1. Embrace failure. Have you ever been demoted or fired from a job? View that failure as a positive rather than a negative. Think about ways that you can learn and grow from the experience.
  2. Become a lifelong learner. Those with a growth mindset actively seek learning opportunities, which result in more career success.
  3. Ask for feedback. Not to hear about how great you’re doing but to find ways to improve. Growth-oriented individuals are interested in developing and challenging themselves. They aren’t afraid to be criticized or judged. Once you understand that you are responsible for your growth, you will have the confidence to ask for feedback, value it, and learn from it.

Do you feel like something is holding you back in your career? Maybe it’s your mindset.




Programming Languages to Watch Out for in 2021

If you want to future proof your IT career, having a solid grasp of the top programming languages is essential. Yes, we mean more than one.

While languages seem to spike in popularity, others have sustained the test of time. Here’s our list of the top programming languages to watch out for in 2021.


Python touted as the most favorite programming language for developers in 2021. Its popularity stems from its ease for beginners to learn because of its readability. Machine learning and deep learning applications are common uses for this free, open-source programming language.

Python is used by popular websites like YouTube, Quora, Pinterest, and Instagram.

If you’re new to Python, start your learning journey by heading over to python.org, which offers a beginner’s guide. Also, Microsoft has a video series, “Python for Beginners,” with dozens of short, Python-related lessons.


Java is a more complex language to learn, but experienced developers with Java coding skills are in high demand. With its object-oriented structure, this general-purpose programming language has become a standard for applications that can be used regardless of platform (e.g., Mac, Windows, Android, iOS, etc.) because of its Write Once, Run Anywhere (WORA) capabilities. As a result, Java is recognized for its portability across platforms, from mainframe data centers to smartphones. Today there are more than 3 billion devices running applications built with Java.

It’s no surprise; JavaScript will continue to serve as the engine that powers the web well beyond 2021, primarily as new generations of students utilize it for websites’ scripted behavior.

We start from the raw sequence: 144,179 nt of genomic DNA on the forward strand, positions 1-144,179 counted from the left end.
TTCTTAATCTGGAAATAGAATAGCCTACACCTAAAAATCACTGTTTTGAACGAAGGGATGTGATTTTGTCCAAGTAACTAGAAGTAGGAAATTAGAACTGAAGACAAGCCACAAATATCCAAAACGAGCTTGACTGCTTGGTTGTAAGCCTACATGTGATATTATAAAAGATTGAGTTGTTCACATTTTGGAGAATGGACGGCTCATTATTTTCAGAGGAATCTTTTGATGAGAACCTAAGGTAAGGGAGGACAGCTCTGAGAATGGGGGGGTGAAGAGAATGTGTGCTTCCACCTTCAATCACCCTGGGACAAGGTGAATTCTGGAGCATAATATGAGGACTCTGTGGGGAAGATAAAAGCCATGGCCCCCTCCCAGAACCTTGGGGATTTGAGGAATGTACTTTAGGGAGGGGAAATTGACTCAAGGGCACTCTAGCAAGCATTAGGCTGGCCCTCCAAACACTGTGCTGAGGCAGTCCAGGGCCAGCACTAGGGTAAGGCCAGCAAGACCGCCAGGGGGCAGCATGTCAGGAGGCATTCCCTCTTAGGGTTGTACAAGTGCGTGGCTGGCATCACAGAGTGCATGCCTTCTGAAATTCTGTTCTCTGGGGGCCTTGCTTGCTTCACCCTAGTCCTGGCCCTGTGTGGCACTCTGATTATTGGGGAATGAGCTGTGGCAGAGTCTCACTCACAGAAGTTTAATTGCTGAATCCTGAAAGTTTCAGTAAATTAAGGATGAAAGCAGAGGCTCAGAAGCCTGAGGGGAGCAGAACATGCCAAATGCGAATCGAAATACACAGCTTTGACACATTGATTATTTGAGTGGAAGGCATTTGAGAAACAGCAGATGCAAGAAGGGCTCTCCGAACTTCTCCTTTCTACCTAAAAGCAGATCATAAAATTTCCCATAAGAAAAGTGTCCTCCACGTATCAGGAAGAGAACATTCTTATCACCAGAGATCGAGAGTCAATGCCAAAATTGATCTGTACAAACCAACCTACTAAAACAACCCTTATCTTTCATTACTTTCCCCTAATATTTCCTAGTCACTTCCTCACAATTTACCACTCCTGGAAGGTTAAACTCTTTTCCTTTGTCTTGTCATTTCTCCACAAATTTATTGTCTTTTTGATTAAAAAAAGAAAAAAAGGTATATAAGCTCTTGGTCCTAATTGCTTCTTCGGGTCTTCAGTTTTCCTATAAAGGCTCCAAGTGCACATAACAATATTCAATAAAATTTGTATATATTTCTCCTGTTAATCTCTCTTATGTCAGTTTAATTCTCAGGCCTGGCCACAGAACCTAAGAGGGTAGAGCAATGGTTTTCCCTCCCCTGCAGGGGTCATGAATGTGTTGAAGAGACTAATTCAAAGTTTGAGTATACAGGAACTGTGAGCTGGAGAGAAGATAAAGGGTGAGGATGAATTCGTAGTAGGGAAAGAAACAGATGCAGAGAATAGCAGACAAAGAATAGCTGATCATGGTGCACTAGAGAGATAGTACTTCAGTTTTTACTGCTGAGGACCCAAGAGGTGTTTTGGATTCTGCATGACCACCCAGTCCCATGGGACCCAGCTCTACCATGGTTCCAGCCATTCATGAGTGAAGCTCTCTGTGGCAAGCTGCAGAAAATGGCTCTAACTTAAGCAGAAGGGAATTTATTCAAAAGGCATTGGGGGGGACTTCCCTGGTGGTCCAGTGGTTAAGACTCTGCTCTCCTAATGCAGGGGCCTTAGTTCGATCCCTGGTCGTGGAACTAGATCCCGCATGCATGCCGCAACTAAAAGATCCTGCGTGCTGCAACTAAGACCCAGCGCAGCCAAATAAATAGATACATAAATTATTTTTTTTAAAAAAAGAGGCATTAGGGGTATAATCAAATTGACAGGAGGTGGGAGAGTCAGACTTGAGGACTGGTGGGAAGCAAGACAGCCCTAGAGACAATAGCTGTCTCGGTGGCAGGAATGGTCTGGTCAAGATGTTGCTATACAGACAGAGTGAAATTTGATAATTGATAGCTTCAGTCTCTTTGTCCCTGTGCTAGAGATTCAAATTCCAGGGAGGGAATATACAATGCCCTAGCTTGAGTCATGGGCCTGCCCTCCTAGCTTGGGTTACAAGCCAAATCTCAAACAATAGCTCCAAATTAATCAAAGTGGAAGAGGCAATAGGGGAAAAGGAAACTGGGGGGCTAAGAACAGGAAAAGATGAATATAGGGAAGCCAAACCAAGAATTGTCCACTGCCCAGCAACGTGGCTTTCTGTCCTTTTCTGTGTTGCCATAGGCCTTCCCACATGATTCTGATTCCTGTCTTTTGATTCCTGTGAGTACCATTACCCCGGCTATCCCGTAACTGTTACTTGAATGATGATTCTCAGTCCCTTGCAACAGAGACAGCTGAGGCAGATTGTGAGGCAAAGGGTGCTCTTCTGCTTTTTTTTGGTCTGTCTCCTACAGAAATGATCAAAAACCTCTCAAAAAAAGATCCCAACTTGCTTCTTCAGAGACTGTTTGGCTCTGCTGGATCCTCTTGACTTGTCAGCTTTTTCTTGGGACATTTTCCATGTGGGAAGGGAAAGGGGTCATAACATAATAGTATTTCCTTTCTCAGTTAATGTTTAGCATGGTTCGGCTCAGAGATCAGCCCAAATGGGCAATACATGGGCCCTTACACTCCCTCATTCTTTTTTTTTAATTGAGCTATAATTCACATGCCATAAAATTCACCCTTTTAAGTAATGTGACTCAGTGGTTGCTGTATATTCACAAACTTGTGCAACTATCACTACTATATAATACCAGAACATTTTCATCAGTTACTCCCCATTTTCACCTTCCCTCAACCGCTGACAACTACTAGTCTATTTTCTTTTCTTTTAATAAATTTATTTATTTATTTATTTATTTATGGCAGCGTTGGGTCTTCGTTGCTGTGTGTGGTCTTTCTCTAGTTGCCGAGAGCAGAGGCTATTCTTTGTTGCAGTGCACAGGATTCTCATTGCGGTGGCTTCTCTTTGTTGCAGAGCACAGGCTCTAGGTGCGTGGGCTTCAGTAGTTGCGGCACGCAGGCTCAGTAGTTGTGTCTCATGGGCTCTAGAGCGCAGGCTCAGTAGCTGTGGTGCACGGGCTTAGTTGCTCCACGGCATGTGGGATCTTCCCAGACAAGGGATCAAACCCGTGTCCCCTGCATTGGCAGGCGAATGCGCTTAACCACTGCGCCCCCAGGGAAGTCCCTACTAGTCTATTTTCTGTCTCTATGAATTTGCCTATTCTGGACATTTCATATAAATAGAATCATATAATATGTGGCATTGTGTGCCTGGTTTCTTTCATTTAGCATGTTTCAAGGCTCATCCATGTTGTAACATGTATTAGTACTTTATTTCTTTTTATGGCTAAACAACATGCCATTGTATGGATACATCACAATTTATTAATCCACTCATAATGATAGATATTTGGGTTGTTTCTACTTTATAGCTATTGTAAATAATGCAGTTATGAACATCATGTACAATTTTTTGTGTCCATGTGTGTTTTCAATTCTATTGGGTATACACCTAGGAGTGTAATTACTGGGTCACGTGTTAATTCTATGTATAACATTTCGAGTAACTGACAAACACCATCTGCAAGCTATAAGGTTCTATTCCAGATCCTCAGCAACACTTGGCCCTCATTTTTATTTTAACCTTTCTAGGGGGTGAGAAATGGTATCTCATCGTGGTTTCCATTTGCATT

Keep an eye on Kotlin. Built to be better than Java, and people who use this language are convinced. Big players like Google embrace its use for Andriod development.

Kotlin’s portability gives the language a considerable breadth; from mobile to server-side (via frameworks like Spring) to web frontends (via compilation JavaScript), Kotlin can operate in various environments.

Some companies using Kotlin include Coursera, Pinterest, PostMates, among many others.


Developed by Google over a decade ago, Go is growing as the most popular aspiration language to learn.

Go is no surprise; its simplicity and ability to handle multicore and networked systems and massive codebases attract developers. Its also gaining in popularity among data scientists because of its agility and performance.

Companies using Go include Google, Uber, Twitch, and Dropbox.


TypeScript is an open-source language that builds on JavaScript by adding static type definitions.

TypeScript is easier to maintain than JavaScript due to its type of safety features and has become the go-to language for greenfield, scalable frontend applications.

In the Stack Overflow Developer Survey, some 67 percent of developers surveyed said that TypeScript was a programming language they loved, just ahead of Python, Kotlin, and Go. It could be a dark horse for a breakout in 2021.




You’re Working Longer Hours – Harvard Study Finds

Do you feel like you’re working more and harder than ever? It’s not just you; it’s everybody else too. 

A new Harvard Business Review study analyzed the emails and meetings of 3.1 million people in 16 global cities, and here’s what they found, we’re swamped:

  • The average workday increased by 8.2 percent (or 48.5 minutes) during the pandemic.
  • Employees sent 5.2 percent more emails a day.
  • Emails had 2.9 more recipients.
  • About 8.3 percent more emails were sent after business hours.
  • People attended 13 percent more meetings. 
  • The number of people invited to each meeting rose by 14 percent.
  • Each meeting was 12 minutes (or 20 percent shorter) than average. 

A likely factor in the shrinking meeting time, video conferencing fatigue has long set in for many employees. Meeting in-person doesn’t seem as draining as staring at a screen of yourself. 

“There is a general sense that we never stop being in front of Zoom or interacting,” says Raffaella Sadun, a business administration professor in the HBS Strategy Unit. “It’s very taxing, to be honest.”

Sudan offers three pieces of advice to leaders of remote workspaces:

  • Empathize with workers’ unique circumstances. Managers need to know what their employees are juggling to provide the right professional support.
  • Focus on output, not hours. It’s virtually impossible to track how employees are using their time. Instead, managers should focus on the quality of their work.
  • Expect vast differences in productivity across employees, for now. While some people find working from home energizing, many employees probably won’t be as effective as they would be under normal conditions.